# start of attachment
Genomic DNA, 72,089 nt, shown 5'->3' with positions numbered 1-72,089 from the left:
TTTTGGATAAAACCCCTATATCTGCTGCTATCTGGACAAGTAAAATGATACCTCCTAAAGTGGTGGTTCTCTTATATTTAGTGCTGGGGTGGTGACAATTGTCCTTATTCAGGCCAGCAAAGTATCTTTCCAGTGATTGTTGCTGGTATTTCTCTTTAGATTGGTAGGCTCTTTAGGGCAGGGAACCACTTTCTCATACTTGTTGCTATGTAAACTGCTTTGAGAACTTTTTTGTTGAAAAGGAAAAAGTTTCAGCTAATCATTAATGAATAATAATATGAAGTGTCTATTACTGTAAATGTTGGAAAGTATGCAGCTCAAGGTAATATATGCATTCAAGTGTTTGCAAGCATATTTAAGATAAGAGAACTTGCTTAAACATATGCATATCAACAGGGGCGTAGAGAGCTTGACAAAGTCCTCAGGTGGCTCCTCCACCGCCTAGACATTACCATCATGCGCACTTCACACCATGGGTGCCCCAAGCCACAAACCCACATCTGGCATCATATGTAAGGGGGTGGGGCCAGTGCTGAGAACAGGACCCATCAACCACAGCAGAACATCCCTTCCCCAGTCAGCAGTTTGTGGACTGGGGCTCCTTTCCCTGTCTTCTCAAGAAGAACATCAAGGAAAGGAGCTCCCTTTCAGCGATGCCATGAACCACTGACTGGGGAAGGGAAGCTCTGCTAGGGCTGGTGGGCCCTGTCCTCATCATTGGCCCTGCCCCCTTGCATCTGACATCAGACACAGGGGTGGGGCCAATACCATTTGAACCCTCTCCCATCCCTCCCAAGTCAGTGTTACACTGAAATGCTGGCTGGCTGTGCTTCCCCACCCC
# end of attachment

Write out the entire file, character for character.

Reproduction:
Genomic DNA, 72,089 nt, shown 5'->3' with positions numbered 1-72,089 from the left:
TTTTGGATAAAACCCCTATATCTGCTGCTATCTGGACAAGTAAAATGATACCTCCTAAAGTGGTGGTTCTCTTATATTTAGTGCTGGGGTGGTGACAATTGTCCTTATTCAGGCCAGCAAAGTATCTTTCCAGTGATTGTTGCTGGTATTTCTCTTTAGATTGGTAGGCTCTTTAGGGCAGGGAACCACTTTCTCATACTTGTTGCTATGTAAACTGCTTTGAGAACTTTTTTGTTGAAAAGGAAAAAGTTTCAGCTAATCATTAATGAATAATAATATGAAGTGTCTATTACTGTAAATGTTGGAAAGTATGCAGCTCAAGGTAATATATGCATTCAAGTGTTTGCAAGCATATTTAAGATAAGAGAACTTGCTTAAACATATGCATATCAACAGGGGCGTAGAGAGCTTGACAAAGTCCTCAGGTGGCTCCTCCACCGCCTAGACATTACCATCATGCGCACTTCACACCATGGGTGCCCCAAGCCACAAACCCACATCTGGCATCATATGTAAGGGGGTGGGGCCAGTGCTGAGAACAGGACCCATCAACCACAGCAGAACATCCCTTCCCCAGTCAGCAGTTTGTGGACTGGGGCTCCTTTCCCTGTCTTCTCAAGAAGAACATCAAGGAAAGGAGCTCCCTTTCAGCGATGCCATGAACCACTGACTGGGGAAGGGAAGCTCTGCTAGGGCTGGTGGGCCCTGTCCTCATCATTGGCCCTGCCCCCTTGCATCTGACATCAGACACAGGGGTGGGGCCAATACCATTTGAACCCTCTCCCATCCCTCCCAAGTCAGTGTTACACTGAAATGCTGGCTGGCTGTGCTTCCCCACCCC